I’m Holding a What?!?

So I posted this photo at the end of my post yesterday, I got a few concerned comments, and I love it. I gotta go a little AgNerd on ya and say that placentas are kind of intriguing. How can something that forms from nothing provide an environment for a developing fetus, act as the lifeline for 9 months, be ruptured at birth by a soft hoof, and better yet cause so much trouble when parts are retained after parturition? And even better the cow will eat her placenta after giving birth to keep predators away. What still puzzles me is how is the placenta digested by the cow and what nutritional value is there? The thoughts that roll through my head as I am tagging calves each morning…

I had to do a little research for ya’ll and according to my Animal Reproduction Physiology book:

The placenta is a transient organ of pregnancy that provides an interface for metabolic exchange between the dam and the fetus. Placentas are described morphologically according to the distribution of villi on the chorionic surface and the degree of separation between maternal and fetal blood. The placenta is a transitional endocrine organ that produces hormones responsible for: 1) maintenance of pregnancy; 2) stimulation of the maternal mammary gland and 3) promotion of fetal growth.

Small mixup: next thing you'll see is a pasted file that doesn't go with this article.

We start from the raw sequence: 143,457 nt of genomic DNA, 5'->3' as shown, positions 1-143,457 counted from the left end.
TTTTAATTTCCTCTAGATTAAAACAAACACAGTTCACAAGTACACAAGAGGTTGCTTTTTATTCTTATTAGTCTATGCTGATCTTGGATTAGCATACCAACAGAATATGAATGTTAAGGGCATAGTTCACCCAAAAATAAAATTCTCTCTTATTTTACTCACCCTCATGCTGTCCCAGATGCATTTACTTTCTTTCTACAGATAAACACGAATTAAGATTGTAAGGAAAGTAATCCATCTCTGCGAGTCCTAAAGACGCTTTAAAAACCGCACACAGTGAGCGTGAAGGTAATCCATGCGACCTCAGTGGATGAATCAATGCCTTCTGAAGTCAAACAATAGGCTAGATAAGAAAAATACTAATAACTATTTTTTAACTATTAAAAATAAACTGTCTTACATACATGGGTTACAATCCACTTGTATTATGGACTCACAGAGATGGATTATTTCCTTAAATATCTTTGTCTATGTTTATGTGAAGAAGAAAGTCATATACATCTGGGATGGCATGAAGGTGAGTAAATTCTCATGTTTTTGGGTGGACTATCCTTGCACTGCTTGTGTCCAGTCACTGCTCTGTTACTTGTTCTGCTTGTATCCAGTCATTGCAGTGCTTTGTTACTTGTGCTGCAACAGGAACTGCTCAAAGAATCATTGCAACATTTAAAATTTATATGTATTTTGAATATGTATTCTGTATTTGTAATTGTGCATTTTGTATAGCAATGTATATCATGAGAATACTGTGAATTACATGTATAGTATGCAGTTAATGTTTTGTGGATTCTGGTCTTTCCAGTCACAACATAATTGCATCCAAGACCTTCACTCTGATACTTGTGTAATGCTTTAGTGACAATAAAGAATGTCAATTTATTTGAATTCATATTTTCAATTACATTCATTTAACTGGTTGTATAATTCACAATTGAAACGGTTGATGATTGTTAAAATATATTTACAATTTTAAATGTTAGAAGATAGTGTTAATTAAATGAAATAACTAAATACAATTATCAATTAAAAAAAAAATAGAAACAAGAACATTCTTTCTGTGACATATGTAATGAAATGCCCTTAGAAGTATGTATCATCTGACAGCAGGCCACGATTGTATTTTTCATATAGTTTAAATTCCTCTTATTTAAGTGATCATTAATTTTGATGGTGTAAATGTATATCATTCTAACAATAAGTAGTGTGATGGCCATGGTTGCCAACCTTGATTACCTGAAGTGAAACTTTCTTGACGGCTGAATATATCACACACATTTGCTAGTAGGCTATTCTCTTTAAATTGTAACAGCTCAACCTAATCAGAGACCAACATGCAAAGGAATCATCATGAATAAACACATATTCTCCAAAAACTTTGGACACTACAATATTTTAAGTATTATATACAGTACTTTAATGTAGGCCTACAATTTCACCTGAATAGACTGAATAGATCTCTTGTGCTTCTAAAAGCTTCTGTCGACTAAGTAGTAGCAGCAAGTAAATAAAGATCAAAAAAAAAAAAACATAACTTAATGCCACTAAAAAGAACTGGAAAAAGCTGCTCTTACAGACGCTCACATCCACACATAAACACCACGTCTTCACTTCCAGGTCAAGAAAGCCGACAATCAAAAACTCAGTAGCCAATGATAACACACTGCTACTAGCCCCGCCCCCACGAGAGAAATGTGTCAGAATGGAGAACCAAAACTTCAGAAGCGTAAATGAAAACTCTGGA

In layman’s terms…

  • The placenta provides an environment for the developing fetus within the uterus of the cow
  • During gestation materials necessary for fetal development (gases, water, sodium, potassium, calcium, glucose, amino acids, etc.) cross the placental membrane
  • Placentas are classified by attachment to the endometrium by chorionic villi
  • Attachment takes place at different points in gestation for different species
  • Hormones originating from the placenta include: equine chorionic gonadotropin, human chorionic gonadotropin, progesterone, estrogens, placental lactogen, and relaxin
    • Take note: Are some of these naturally produced hormones similar to the hormones producers are accused of implanting for promotion of growth/production?

Hopefully you learned a little something from this. If not, maybe I stirred up a little conversation by posting a picture of me holding this nasty pink thing from the inside of a cow.

6 Comments

  1. I think you just gave me my nutrition paper topic. I love that you are so intrigued by this, it makes me want to learn more about it! Thank you for sharing!

    1. Glad I could help out! I always found it easier to write my papers on topics I already wanted to learn more about. Good luck and let me know what you find out!

  2. Pingback: After Birth |

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